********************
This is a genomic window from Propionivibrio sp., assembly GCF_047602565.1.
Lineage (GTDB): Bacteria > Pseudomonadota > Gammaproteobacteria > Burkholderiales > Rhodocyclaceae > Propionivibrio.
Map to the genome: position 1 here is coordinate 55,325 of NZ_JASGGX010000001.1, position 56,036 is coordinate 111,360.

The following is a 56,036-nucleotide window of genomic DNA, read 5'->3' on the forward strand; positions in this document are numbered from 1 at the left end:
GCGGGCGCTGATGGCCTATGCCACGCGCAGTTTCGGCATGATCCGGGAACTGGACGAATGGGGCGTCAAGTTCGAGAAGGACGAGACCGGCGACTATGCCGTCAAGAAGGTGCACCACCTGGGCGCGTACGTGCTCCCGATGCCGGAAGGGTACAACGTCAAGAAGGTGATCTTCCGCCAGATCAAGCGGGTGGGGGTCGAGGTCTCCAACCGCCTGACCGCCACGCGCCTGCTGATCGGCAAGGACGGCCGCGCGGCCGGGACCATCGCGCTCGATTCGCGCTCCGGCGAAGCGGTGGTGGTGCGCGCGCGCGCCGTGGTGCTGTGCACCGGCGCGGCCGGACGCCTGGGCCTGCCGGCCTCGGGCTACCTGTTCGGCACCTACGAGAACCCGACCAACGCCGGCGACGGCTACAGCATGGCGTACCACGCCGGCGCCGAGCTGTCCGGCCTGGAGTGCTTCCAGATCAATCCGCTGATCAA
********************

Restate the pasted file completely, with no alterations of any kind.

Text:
This is a genomic window from Propionivibrio sp., assembly GCF_047602565.1.
Lineage (GTDB): Bacteria > Pseudomonadota > Gammaproteobacteria > Burkholderiales > Rhodocyclaceae > Propionivibrio.
Map to the genome: position 1 here is coordinate 55,325 of NZ_JASGGX010000001.1, position 56,036 is coordinate 111,360.

The following is a 56,036-nucleotide window of genomic DNA, read 5'->3' on the forward strand; positions in this document are numbered from 1 at the left end:
GCGGGCGCTGATGGCCTATGCCACGCGCAGTTTCGGCATGATCCGGGAACTGGACGAATGGGGCGTCAAGTTCGAGAAGGACGAGACCGGCGACTATGCCGTCAAGAAGGTGCACCACCTGGGCGCGTACGTGCTCCCGATGCCGGAAGGGTACAACGTCAAGAAGGTGATCTTCCGCCAGATCAAGCGGGTGGGGGTCGAGGTCTCCAACCGCCTGACCGCCACGCGCCTGCTGATCGGCAAGGACGGCCGCGCGGCCGGGACCATCGCGCTCGATTCGCGCTCCGGCGAAGCGGTGGTGGTGCGCGCGCGCGCCGTGGTGCTGTGCACCGGCGCGGCCGGACGCCTGGGCCTGCCGGCCTCGGGCTACCTGTTCGGCACCTACGAGAACCCGACCAACGCCGGCGACGGCTACAGCATGGCGTACCACGCCGGCGCCGAGCTGTCCGGCCTGGAGTGCTTCCAGATCAATCCGCTGATCAA